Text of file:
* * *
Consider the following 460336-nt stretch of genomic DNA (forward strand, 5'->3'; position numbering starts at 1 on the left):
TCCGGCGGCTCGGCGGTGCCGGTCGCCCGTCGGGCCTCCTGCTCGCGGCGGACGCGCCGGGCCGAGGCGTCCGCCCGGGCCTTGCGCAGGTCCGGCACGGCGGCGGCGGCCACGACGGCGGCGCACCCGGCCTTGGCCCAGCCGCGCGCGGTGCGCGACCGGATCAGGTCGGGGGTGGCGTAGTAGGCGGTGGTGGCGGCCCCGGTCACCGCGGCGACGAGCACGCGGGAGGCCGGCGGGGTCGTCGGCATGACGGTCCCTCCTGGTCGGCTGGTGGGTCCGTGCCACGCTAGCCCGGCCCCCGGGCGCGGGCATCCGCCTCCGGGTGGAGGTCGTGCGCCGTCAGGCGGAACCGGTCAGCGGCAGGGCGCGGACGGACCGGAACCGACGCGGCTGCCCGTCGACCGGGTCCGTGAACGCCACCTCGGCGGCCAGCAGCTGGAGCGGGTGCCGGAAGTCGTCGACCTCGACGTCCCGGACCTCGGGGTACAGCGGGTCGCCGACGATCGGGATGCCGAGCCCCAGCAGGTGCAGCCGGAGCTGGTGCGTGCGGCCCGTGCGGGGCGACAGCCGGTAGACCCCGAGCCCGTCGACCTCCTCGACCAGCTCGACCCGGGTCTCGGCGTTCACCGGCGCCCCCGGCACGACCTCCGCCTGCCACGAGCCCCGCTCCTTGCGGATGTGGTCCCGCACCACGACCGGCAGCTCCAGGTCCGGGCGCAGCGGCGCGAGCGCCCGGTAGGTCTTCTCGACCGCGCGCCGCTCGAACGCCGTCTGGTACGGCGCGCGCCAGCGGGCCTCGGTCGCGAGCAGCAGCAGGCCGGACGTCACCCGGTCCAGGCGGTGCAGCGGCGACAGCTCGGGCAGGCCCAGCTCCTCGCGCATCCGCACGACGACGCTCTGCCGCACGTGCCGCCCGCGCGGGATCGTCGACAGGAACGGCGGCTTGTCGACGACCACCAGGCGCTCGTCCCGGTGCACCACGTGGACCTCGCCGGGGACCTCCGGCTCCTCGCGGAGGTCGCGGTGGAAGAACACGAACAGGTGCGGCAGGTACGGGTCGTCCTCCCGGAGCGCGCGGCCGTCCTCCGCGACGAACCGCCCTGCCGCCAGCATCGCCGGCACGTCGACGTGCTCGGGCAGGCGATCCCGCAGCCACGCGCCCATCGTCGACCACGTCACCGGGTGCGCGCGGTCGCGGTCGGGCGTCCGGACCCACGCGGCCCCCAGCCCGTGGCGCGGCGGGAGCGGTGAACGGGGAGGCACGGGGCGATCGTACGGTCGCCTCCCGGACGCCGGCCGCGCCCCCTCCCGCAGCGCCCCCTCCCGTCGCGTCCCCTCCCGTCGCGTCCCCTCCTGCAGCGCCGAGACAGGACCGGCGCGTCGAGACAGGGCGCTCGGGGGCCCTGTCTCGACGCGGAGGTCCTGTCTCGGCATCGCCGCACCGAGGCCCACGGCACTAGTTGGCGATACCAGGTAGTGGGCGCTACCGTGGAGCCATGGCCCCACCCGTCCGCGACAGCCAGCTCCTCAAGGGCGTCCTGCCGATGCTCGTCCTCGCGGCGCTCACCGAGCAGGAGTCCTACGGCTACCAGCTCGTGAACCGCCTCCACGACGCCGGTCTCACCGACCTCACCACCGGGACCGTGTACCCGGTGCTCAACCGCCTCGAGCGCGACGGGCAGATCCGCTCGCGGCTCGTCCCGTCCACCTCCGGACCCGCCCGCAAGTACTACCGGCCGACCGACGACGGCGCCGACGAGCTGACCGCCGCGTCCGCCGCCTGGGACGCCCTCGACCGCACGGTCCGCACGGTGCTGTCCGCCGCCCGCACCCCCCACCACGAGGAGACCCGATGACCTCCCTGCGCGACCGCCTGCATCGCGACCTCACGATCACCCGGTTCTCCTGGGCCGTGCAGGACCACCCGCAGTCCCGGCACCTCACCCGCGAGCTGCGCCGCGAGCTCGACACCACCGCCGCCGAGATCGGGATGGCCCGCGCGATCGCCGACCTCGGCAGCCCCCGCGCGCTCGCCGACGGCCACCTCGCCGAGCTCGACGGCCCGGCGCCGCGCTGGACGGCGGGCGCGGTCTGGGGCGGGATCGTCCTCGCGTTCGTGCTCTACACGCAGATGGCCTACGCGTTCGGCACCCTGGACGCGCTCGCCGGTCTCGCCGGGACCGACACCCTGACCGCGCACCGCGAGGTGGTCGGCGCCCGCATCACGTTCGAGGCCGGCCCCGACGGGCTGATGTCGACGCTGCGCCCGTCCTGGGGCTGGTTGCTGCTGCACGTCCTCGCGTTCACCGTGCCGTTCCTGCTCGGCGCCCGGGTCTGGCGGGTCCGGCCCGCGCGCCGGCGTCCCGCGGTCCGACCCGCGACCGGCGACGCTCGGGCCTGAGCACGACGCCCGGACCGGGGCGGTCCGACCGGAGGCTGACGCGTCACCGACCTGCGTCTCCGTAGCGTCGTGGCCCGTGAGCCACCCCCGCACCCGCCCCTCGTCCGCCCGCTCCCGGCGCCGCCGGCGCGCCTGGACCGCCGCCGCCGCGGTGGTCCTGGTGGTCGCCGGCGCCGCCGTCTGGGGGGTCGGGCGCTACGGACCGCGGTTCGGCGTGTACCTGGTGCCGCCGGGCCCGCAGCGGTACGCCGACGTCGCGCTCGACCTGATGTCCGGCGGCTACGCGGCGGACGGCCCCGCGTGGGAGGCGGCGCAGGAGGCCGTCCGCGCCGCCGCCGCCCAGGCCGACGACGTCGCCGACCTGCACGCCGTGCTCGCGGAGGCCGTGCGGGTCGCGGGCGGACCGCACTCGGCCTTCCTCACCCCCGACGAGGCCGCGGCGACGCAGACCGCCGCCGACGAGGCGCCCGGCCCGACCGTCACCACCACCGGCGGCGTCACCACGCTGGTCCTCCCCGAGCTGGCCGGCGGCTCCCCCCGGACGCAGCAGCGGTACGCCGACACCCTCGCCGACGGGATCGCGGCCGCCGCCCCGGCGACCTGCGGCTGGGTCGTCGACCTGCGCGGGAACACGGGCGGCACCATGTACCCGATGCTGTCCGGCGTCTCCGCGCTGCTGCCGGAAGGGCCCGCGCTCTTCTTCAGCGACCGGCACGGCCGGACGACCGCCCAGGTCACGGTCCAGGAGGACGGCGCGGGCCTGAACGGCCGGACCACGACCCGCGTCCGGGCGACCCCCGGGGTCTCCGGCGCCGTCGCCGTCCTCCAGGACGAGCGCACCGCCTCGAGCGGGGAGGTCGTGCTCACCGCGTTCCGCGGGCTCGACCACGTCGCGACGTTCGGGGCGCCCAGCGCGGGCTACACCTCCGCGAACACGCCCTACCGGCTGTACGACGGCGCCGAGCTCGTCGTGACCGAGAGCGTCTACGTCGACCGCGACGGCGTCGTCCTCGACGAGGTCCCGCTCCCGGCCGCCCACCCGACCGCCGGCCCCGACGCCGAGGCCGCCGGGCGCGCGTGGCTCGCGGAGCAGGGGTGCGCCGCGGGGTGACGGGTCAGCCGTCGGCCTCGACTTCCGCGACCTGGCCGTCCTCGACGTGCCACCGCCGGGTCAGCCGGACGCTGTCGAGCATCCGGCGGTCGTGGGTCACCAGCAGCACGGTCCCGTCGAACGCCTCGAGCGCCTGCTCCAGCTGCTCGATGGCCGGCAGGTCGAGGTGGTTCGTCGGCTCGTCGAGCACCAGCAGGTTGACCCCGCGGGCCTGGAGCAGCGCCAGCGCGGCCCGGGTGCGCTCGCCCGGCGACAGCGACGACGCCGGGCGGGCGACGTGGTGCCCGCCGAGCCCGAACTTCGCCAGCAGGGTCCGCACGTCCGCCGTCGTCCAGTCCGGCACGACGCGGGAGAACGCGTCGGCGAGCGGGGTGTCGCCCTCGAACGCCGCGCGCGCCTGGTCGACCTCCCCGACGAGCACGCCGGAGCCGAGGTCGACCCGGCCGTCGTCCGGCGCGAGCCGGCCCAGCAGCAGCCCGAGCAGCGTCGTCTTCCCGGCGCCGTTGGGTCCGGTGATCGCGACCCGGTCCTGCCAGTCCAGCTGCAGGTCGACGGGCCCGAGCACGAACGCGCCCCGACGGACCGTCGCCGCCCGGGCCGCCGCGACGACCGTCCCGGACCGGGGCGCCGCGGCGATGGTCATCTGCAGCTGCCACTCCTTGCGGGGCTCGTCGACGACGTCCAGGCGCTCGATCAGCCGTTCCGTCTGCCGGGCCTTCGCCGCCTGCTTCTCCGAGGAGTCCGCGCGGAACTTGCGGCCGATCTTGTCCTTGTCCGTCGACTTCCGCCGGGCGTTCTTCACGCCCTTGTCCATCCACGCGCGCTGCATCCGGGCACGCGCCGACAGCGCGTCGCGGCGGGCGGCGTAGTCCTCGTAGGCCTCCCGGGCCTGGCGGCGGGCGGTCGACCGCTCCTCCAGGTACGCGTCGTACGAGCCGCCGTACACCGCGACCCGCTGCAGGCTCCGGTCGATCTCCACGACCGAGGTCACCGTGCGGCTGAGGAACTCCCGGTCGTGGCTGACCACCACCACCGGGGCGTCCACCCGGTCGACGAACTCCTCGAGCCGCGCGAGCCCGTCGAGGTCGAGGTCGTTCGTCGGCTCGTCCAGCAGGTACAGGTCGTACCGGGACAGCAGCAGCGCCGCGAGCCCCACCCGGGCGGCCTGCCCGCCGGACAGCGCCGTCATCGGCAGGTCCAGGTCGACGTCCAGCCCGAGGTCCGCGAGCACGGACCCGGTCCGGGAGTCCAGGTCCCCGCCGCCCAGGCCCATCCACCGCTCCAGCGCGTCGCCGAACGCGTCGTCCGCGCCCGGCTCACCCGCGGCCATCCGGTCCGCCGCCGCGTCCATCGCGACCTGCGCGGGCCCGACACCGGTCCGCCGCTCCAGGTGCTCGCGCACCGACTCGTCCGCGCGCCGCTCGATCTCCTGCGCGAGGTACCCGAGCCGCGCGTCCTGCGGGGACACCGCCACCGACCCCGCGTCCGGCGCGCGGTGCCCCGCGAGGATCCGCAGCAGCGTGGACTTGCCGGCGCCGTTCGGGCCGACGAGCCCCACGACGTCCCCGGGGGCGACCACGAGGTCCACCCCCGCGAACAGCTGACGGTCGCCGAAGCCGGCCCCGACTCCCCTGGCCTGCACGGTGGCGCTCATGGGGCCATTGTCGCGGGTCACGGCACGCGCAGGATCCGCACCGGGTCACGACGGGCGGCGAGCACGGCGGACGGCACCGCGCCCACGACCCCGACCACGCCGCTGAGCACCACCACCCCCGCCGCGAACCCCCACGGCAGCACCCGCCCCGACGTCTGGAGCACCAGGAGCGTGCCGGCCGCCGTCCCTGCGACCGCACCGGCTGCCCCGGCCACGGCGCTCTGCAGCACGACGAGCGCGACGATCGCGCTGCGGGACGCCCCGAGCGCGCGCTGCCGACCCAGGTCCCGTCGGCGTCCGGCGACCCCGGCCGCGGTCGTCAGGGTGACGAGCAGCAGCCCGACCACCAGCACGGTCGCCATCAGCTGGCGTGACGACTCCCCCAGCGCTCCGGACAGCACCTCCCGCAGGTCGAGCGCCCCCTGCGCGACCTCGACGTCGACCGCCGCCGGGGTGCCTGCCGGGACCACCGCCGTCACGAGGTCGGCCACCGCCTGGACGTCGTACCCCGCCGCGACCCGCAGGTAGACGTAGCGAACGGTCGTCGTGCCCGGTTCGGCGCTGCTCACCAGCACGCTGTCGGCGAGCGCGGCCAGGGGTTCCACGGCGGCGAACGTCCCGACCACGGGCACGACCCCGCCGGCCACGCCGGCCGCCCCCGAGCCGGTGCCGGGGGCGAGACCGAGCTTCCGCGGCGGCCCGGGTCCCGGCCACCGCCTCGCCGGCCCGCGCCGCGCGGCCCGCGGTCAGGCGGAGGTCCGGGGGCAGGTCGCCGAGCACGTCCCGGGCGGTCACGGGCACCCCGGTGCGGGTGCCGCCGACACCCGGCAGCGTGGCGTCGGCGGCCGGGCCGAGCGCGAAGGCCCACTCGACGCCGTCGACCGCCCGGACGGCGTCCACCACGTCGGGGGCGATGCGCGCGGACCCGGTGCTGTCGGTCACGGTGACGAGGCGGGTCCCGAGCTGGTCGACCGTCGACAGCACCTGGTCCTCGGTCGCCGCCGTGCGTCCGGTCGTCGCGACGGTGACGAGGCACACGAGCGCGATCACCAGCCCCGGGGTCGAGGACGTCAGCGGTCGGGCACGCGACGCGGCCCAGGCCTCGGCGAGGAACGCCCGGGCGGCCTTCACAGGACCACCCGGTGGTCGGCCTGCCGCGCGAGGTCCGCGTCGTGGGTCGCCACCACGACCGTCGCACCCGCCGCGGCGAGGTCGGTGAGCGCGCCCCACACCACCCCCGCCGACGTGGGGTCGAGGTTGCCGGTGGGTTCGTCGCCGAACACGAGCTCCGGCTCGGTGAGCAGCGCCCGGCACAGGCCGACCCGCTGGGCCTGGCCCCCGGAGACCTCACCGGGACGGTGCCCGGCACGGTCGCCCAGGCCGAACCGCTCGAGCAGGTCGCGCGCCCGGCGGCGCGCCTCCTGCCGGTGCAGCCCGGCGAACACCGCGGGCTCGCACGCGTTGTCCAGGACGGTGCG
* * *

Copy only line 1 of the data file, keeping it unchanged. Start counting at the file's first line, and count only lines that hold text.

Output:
Consider the following 460336-nt stretch of genomic DNA (forward strand, 5'->3'; position numbering starts at 1 on the left):